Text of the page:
Some of the quotable wisdoms in Confucianism are typically described as  follows:

First, all of us are going through a life with the following staged view:  (三十而立,四十不惑,五十知天命,六十顺,七十方为所欲为不逾矩。)

  1. We are supposed to be self-sufficient and established at the age 30.
  2. We reach to the state  of no longer being confused at the age 40.
  3. We understand our own destinies at the age 50.
  4. We allow any critisim about ourselves with ease at the age 60.
  5. We can do everything we want without offending anyone or violating any law at the age 70.

Second, on who we are, human beings are born to be good. We are all similar in characters even if our habits may be far apart.   ” 人之初性本善,性相近习相远。”

Third, on what we should do, what you do not wish for yourself, do not do to others.  “己所不欲,勿施於人。”

Last, on what we could do, I can always find a teacher, a mentor, or someone I can learn from while I am with two other people.  “三人行, 必有我师。”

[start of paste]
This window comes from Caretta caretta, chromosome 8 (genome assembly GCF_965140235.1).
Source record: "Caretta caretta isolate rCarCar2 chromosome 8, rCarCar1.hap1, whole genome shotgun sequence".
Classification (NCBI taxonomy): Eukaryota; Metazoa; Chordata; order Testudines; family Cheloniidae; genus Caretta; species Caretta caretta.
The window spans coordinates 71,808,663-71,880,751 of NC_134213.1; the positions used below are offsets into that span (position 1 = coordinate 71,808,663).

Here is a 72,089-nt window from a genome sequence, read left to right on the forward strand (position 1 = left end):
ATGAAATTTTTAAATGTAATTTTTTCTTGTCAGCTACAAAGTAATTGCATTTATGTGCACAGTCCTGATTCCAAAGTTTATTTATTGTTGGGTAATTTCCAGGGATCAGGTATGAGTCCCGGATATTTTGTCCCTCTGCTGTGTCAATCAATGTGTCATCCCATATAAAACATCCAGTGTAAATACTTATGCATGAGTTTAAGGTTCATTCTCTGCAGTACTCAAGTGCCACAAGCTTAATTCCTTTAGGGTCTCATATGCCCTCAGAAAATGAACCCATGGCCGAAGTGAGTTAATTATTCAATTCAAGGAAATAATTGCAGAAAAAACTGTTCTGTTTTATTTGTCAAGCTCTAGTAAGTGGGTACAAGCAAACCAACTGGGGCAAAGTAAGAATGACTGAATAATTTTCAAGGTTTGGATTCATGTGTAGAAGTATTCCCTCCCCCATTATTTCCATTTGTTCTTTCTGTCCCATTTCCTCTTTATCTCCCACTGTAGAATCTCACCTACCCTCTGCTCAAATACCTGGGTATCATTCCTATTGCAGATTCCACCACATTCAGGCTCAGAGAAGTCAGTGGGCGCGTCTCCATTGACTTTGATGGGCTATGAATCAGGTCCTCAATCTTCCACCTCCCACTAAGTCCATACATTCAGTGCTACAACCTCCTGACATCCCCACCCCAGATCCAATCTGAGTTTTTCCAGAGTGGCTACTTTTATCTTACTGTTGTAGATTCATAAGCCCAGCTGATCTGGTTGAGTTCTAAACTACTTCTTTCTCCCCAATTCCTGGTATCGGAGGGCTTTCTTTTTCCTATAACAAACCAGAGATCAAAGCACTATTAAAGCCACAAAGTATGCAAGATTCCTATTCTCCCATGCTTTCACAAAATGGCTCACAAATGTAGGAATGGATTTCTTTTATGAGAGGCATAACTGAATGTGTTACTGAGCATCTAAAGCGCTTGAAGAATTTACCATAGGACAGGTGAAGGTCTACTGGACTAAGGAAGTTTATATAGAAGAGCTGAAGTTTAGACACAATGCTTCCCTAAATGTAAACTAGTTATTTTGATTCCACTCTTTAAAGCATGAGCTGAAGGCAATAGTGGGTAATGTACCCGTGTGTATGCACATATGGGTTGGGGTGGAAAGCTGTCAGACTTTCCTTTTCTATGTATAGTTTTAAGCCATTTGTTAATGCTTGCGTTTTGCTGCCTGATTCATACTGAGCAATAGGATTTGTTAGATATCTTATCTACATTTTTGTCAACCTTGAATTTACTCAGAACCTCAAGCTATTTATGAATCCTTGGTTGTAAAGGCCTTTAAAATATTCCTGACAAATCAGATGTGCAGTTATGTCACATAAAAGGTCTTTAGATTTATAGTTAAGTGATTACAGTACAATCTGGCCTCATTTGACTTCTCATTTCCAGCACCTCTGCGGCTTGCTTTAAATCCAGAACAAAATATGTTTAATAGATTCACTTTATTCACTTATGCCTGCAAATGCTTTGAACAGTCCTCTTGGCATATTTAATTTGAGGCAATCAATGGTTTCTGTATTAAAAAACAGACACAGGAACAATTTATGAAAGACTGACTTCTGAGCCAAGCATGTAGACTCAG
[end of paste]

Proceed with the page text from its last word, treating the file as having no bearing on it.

In Daoism, striving for the state of harmony is essential since everything has two sides, i.e.,  the dichotomy of things. The following three quotations are typical Dao’s teaching:

  • The Dao that can be told is not the eternal Dao. “道可道非常道”
  • The name that can be named is not the eternal name. “名可名非常名”
  • Always utter the half of what you want to say. “话到嘴边留半句”

In western culture, the similar wisdoms can be found as well. For example,

“Do to others as you would have them do to you.” –Bible

“Sandwich every bit of criticism between two thick layers of praise.” ~Mary Kay Ash and